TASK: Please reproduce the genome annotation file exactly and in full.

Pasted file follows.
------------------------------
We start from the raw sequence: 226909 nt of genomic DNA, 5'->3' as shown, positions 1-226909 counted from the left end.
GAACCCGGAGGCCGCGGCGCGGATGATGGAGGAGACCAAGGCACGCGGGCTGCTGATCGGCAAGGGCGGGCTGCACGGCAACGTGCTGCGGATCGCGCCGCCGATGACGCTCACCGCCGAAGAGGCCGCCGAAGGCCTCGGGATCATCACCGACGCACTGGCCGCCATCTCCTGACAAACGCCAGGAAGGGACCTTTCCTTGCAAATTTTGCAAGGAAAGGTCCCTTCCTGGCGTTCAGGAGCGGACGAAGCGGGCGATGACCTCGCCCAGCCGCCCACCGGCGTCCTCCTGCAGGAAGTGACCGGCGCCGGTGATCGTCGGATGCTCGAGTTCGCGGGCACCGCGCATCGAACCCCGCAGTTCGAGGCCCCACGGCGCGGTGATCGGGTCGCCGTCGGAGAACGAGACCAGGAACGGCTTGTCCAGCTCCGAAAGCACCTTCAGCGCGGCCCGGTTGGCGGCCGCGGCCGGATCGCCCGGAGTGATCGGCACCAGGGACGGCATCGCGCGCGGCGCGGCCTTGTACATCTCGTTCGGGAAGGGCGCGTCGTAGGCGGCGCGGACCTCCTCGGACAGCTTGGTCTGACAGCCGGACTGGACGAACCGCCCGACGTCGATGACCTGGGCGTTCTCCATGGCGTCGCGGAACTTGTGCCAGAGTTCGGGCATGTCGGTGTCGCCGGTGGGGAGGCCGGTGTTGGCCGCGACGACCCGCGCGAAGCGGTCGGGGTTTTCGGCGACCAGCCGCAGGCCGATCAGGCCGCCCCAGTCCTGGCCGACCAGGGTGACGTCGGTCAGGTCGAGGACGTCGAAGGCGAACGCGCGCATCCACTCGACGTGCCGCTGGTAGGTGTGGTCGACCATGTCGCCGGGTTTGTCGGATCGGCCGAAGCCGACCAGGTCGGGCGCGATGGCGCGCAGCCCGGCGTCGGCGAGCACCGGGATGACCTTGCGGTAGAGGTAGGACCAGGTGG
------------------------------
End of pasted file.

We start from the raw sequence: 226909 nt of genomic DNA, 5'->3' as shown, positions 1-226909 counted from the left end.
GAACCCGGAGGCCGCGGCGCGGATGATGGAGGAGACCAAGGCACGCGGGCTGCTGATCGGCAAGGGCGGGCTGCACGGCAACGTGCTGCGGATCGCGCCGCCGATGACGCTCACCGCCGAAGAGGCCGCCGAAGGCCTCGGGATCATCACCGACGCACTGGCCGCCATCTCCTGACAAACGCCAGGAAGGGACCTTTCCTTGCAAATTTTGCAAGGAAAGGTCCCTTCCTGGCGTTCAGGAGCGGACGAAGCGGGCGATGACCTCGCCCAGCCGCCCACCGGCGTCCTCCTGCAGGAAGTGACCGGCGCCGGTGATCGTCGGATGCTCGAGTTCGCGGGCACCGCGCATCGAACCCCGCAGTTCGAGGCCCCACGGCGCGGTGATCGGGTCGCCGTCGGAGAACGAGACCAGGAACGGCTTGTCCAGCTCCGAAAGCACCTTCAGCGCGGCCCGGTTGGCGGCCGCGGCCGGATCGCCCGGAGTGATCGGCACCAGGGACGGCATCGCGCGCGGCGCGGCCTTGTACATCTCGTTCGGGAAGGGCGCGTCGTAGGCGGCGCGGACCTCCTCGGACAGCTTGGTCTGACAGCCGGACTGGACGAACCGCCCGACGTCGATGACCTGGGCGTTCTCCATGGCGTCGCGGAACTTGTGCCAGAGTTCGGGCATGTCGGTGTCGCCGGTGGGGAGGCCGGTGTTGGCCGCGACGACCCGCGCGAAGCGGTCGGGGTTTTCGGCGACCAGCCGCAGGCCGATCAGGCCGCCCCAGTCCTGGCCGACCAGGGTGACGTCGGTCAGGTCGAGGACGTCGAAGGCGAACGCGCGCATCCACTCGACGTGCCGCTGGTAGGTGTGGTCGACCATGTCGCCGGGTTTGTCGGATCGGCCGAAGCCGACCAGGTCGGGCGCGATGGCGCGCAGCCCGGCGTCGGCGAGCACCGGGATGACCTTGCGGTAGAGGTAGGACCAGGTGG